Digital Nomadism and the Rest of Us
One can make any place home relatively easily. It’s been 3 weeks “on the road” for me, away from my base of San Francisco. The comforts of home are still mostly available. I’ve got my local corner store nearby. I’ve done my laundry on time without fail, approximately once each week. I wasted no time joining the local gym. I’ve got access to great wifi. I work on my day job, my side projects, and I write. I find time for newfound friends as well as time alone for reading and resting. Basically, I’ve settled into a routine of sorts.
I’ve been doing this for a while — first as a consultant traveling throughout the US, and most recently for a job that has me overseas once every six weeks. Have laptop. Will travel. Must adapt.
I’m currently in the middle of a stint with Hacker Paradise in Portugal. This trip is different because instead of traveling alone, or with a group of people similarly waiting to go back somewhere, I’m with people who may never go back. They are “digital nomads”. Some of them move every few weeks, some stay a couple months in one place, but the goal is always to move and to learn. Some of them do keep a home base, many with parents. But they’re all working, and they’re all productive. This isn’t just a vacation… is it?
The term “digital nomad” irked me at first. When I was working remotely, I’d travel in small packs with others of my kind. Sure, most of us had a home and (some semblance of) a plan. How are these people I’m with today any different?
It’s hard to track down the origin of digital nomadism, especially because it seems the lifestyle has existed in different forms for quite some time. Throughout history, writers & artists have traditionally been “location independent” (another term coined to describe a person who works remotely, supposedly by Lea Woodward in 2007). But with the dawn of the internet & wireless-enabled laptops in the late 90s, location independence started to become a real thing. In 1997, Tsugio Makimono and David Manners published a book they called, simply put, Digital Nomad. They argued that technology would change the way a large portion of our population works in the future, in that as more and more people take up technology jobs, collaboration tools would become more advanced and the internet would continue to rule. The traditional 9–5 office job would slowly decline over time.
The notion soon turned into a movement. The social and sharing economy cemented itself as a fixture in our world, thanks to the likes of Facebook, Instagram and Snapchat. Travel blogs exploded: young 20-somethings hell bent on exploring the world, sharing their experiences with anyone who would listen, hoping to inspire others to do the same. Finding oneself became the name of the game. Recently, social networks dedicated to people who want to stay on the road have started to pop up. One of the most well known is Nomad List, a service that provides a guide to the best cities for digital nomads, ranked by factors like cost of living, fun, and safety. You can also pay a fee to join a slack group, #nomads, which gives you unlimited access to anyone who considers themselves a part of the “digital nomad” community. It seems like this is the true governing body for the nomads.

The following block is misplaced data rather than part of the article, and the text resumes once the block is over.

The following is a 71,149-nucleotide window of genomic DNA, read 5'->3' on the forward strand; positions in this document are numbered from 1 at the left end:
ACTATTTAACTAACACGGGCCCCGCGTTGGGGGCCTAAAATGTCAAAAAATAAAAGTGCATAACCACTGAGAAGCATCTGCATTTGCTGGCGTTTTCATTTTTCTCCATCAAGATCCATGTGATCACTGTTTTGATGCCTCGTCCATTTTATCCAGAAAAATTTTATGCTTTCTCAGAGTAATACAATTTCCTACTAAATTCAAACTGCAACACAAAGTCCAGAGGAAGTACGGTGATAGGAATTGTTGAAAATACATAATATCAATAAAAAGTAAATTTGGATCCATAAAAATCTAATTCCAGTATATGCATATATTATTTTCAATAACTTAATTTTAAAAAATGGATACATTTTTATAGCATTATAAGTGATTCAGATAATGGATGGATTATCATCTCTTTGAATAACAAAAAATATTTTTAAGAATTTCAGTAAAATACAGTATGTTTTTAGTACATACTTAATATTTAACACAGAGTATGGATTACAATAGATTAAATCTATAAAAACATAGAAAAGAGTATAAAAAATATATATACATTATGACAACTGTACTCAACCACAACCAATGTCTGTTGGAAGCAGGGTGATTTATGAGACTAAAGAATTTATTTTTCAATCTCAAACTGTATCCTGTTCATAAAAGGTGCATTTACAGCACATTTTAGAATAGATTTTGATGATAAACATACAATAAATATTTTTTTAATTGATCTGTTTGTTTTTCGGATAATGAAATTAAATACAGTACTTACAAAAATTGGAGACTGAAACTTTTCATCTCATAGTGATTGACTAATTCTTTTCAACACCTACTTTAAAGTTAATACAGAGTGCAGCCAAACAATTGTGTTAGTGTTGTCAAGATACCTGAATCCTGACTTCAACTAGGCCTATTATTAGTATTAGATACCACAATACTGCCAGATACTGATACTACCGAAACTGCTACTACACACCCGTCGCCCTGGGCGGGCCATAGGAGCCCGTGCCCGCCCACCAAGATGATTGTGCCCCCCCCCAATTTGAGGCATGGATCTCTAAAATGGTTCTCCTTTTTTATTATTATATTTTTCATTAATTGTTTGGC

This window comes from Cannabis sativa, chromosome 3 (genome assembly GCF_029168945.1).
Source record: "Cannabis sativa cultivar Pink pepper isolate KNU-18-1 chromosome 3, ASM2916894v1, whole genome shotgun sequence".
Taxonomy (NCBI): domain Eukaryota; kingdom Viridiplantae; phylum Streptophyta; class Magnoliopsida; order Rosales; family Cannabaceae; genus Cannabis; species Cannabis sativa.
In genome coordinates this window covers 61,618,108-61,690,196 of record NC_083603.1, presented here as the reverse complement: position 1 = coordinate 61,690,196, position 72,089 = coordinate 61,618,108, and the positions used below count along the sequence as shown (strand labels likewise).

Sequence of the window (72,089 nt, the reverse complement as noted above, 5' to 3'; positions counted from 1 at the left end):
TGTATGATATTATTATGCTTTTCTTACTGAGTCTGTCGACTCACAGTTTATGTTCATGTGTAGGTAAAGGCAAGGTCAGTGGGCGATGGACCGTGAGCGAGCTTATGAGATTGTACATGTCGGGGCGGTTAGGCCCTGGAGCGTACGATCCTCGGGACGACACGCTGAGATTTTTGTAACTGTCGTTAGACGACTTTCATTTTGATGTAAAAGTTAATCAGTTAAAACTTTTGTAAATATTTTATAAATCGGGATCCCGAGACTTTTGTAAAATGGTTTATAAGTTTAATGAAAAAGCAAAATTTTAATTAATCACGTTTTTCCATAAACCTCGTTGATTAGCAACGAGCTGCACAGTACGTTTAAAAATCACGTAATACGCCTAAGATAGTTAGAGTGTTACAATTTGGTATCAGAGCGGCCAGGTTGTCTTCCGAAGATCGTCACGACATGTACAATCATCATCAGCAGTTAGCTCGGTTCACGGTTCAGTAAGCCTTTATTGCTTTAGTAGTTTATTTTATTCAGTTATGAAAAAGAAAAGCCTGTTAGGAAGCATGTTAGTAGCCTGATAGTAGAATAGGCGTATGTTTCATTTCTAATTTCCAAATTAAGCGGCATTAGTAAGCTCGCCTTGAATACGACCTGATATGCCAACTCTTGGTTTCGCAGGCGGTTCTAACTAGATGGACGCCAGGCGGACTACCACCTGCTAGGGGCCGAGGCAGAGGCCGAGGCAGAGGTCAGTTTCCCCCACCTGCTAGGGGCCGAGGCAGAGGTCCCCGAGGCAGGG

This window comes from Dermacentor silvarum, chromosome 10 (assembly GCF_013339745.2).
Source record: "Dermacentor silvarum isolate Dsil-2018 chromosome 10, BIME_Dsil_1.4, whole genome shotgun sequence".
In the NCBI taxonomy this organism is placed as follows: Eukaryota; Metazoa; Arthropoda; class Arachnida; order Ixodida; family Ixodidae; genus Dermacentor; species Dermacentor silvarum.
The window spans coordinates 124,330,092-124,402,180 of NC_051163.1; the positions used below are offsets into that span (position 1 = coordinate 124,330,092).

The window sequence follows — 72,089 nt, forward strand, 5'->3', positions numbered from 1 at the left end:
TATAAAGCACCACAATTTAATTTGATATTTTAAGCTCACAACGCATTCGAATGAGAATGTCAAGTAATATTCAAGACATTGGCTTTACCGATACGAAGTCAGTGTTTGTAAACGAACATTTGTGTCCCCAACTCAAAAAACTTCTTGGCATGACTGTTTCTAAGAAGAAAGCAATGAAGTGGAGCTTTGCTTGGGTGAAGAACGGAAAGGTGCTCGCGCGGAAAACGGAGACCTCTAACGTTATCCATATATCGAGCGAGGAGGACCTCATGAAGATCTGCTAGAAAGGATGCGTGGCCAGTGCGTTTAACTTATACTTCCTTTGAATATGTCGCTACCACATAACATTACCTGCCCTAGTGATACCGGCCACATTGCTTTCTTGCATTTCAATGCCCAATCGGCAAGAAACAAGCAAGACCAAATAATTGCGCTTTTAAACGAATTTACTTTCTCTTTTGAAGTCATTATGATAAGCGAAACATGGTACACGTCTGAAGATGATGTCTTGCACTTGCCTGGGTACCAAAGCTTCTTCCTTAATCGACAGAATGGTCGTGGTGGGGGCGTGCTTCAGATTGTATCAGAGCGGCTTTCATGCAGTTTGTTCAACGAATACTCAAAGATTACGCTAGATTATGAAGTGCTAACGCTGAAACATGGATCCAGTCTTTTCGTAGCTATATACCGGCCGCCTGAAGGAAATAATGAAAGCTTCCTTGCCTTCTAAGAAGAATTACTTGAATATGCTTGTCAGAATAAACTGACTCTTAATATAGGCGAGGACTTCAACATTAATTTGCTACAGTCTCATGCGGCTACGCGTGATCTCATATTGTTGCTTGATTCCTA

It’s easy to be cynical and immediately dismiss today’s nomadic way of living as a thing for trust fund babies who want to gallivant around the world. Sure, there will always be people who do the nomad thing as means to a getaway. But the lifestyle is in some ways more a product of the fact that now, as Makimono and Manners predicted in ’97, most tech workers don’t need to be in an office. And further, it’s an issue of supply and demand for these workers. When I was a consultant, it was easier and cheaper for a company to pay for someone with my skill set to fly to them each week, rather than spending the time and money to find someone local to bring on as a salaried employee (which has a very high onboarding cost associated with it). So if you’re a remote worker with these skills, with remote clients… you can live where you want and travel as you please.
When I think back to my days on the road, I would have loved to have something like #nomads to fall back on. I remember when I lived in Dallas for a long-term project, my daily routine consisted of driving my jeep to Starbucks, working, going to the gym, and stopping at Whole Foods on the way back for dinner. Maybe going with coworkers for dinner and drinks (mmm… tex-mex) once or twice a week. But really, I wanted to meet people local to the area. I didn’t know how to do that. I felt like an outsider. So I stayed inside. Community has always been a theme in nomad packs throughout history, so why should digital nomadism stray from that? Now, the lifestyle has been given a name and formalized. Support groups dedicated to the nomadism can start to flourish. That’s pretty cool.
I support the digital nomad “movement”. However, I’ve realized — and it took me years of being on and off the road, plus time with Hacker Paradise to get here — is that I don’t aspire to be a digital nomad. Maybe I did at one point. There are so many amazing things about living this way. You meet intelligent and inspiring people who have seen more, or aspire to see more, than most of the people in your home network. You go on adventures with these people in exciting parts of the world. And you get to know yourself, for better or for worse. You journey solo, you assimilate to a new culture alone, you react to situations that are less than ideal on your own. You learn more about what makes you tick, what makes you happy, and what you need to truly feel at home, even if it’s exactly what you left behind. That might be the biggest surprise of all, and perhaps what nomadism is truly about.
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